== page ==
“Remote work isn’t right for every company,” Lamm concluded, “but we do believe that more and more employers will offer telecommuting as a perk in order to attract top talent.” Why does Shalom Lamm think this practice is on the rise? One reason: there are several studies that show remote workers tend to stay with a company three years longer than those who work at office spaces (such as hospitals). Virtual workplaces can be difficult to manage but companies such as Benjamin make it easier.

However, there are still types of jobs that can be performed remotely with no problems. For example: administrative assistants, accountants and auditors, or customer service representatives who handle low-level issues at a distance (via phone or email). These workers deal primarily with data and documents; they don’t need to interact face-to-face with employees at all times during the workday. That was my experience in a former role: most of my work involved typing up documents and reports rather than interacting with other people on a daily basis.

How Many Jobs Should One Expect to Work in Their Lifetime?

Father Rutler, or as he is commonly called, Father George, is the pastor of the Church Church St. Michael’s the Archangel in Manhattan. As a realist, Father Rutler realizes that the world has substantially changed since the youth that he was born in when he decided to become a pastor straight out of college.

According to the Bureau of Labor Statistics, men in 1966, when pastor Rutler was in his 20s, had on average 12.3 jobs, between ages 18 and ages 52, and half those jobs were held between ages 18 to 24, which means on average, most adults had 6 jobs or less.

Futurist Rohit Tawlar, head of a global futures think tank, predicts that in the future children now growing up can expect to have over 40 different jobs in 10 completely different career paths.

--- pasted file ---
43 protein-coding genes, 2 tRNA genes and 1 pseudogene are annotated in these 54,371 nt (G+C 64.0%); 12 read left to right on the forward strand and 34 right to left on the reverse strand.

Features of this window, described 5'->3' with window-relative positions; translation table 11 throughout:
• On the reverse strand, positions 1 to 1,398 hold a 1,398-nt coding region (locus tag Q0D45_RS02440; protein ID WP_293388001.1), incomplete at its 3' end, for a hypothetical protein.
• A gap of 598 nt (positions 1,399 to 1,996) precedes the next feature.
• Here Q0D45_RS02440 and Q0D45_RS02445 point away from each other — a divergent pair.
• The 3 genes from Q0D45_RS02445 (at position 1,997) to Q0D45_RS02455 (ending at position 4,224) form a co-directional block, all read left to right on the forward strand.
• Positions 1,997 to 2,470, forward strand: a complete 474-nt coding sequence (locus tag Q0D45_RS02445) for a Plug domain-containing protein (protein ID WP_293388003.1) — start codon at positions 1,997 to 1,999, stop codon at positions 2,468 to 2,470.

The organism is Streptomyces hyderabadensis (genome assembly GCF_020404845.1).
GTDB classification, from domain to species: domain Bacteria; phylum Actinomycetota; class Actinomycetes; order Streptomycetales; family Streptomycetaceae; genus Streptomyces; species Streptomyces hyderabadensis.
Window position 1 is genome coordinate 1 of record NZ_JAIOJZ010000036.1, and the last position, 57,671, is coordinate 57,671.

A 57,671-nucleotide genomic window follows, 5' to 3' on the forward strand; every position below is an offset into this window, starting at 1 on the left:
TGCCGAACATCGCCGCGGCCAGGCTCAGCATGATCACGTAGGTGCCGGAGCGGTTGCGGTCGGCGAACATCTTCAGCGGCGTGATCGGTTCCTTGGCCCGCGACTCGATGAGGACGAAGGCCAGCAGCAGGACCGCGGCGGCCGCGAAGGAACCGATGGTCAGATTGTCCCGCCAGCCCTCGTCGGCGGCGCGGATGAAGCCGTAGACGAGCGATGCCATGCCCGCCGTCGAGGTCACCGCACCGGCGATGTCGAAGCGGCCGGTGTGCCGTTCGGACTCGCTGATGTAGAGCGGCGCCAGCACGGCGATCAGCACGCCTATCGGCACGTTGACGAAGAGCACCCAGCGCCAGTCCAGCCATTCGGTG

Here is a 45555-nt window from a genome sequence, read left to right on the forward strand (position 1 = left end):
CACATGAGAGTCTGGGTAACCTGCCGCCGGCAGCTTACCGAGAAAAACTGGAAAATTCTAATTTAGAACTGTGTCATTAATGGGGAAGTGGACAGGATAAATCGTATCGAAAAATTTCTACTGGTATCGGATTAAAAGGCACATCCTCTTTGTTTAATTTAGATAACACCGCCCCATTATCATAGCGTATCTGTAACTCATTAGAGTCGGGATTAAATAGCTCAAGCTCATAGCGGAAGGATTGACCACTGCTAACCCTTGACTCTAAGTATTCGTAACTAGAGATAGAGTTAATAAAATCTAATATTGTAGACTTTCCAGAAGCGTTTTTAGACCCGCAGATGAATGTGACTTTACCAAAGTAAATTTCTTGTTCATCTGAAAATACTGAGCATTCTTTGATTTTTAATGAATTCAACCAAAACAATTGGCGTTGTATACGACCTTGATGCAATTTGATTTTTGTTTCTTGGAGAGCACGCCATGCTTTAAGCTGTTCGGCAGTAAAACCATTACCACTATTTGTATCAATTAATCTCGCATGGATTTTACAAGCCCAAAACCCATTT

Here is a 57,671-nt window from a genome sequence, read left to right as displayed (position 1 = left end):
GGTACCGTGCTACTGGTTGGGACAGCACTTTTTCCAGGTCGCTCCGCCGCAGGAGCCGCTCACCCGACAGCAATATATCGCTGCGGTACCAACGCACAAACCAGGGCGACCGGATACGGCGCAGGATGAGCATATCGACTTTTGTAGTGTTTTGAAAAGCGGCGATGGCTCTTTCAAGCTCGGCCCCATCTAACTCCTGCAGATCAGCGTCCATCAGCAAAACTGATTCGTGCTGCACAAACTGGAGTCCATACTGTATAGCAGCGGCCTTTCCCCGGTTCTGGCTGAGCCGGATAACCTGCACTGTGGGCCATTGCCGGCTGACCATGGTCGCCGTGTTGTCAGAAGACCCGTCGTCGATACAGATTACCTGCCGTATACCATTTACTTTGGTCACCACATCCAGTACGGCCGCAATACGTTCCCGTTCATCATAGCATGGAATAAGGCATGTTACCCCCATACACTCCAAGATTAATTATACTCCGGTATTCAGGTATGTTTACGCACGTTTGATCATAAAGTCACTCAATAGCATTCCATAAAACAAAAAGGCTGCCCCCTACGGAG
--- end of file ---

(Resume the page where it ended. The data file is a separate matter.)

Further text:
Let the word 40 sink in because it means that in the near future, the total number of jobs people will expect to have will have more than tripled from that world which Father Rutler grew up in.

So how can people prepare for the upheaval?

#1. Realize That Computer Automation and Robots are Making Many Jobs Obsolete

Computers and automation are the main reason why many jobs are going away. Want a shortlist of jobs that have gone away due to automation? Elevator operators, bowling pinsetters, switchboard operators, checkout cashiers, some bartenders, typists, travel agents, film projectionists, assembly line workers, court reporters and more.

In fact, almost 40 percent of workers fear that automation will make their jobs either obsolete or at least downgraded.

#2. Workers in the Future Will Need to be Constantly Re-Educated

Let’s say you are a website creator or a print illustrator. You might have spent years learning your craft. But can you envision in the future a business person, sitting at a computer and typing a few parameters into a search form and then instantly, artificial intelligence will analyze hundreds, maybe thousands of websites, and give a businessman 50 choices to choose from within two minutes?

It may indeed happen in the not too distant future, and what will the thousands upon thousands of graphic artists and web designers do? Most will go back to school for additional training in a hot field that isn’t yet touched by automation.It’s very conceivable that in the near future, workers will need to go back to school 4 or 5 times to learn a new job skill.

#3. Tune-Up on Your Soft Skills

Unlike many hard skills, soft skills such as showing empathy, resolving conflict and leadership will never go away. They can’t be achieved by bots. Also, companies realize that people with superior soft skills are very adaptable to learning a new job.

#4. Read the Tea Leaves

If you use your imagination, it’s not hard to figure out which jobs may go away and which jobs will be with us for decades. Do you think a bot will replace a trained plumber, a nurse, or roofer? Not a chance.

How to Be A Better Multi-Tasker

When a person is in college, starting their first job, or running their own business, the importance of multi-tasking is of high value. Many entrepreneurs like Shalom Lamm have perfected the skill of multitasking because it helps accelerate the time in which tasks are completed. 

For those in college, multitasking is an acquired skill. Depending on the major there are certain tasks that will take priority over another. For example, writing a thesis may be a year-long endeavor but it shouldn’t be forgotten about until the last minute. Doing other projects during that time while still finding moments to work on a background task is how to multitask.Many use multi-tasking to their advantage but it can get overwhelming if one doesn’t plan out their time properly. Most events, papers, job deadlines, are given way in advance and a schedule should be curated to those timelines accordingly. Shalom Lamm says he loves writing tasks down in his planner because it makes him much more organized.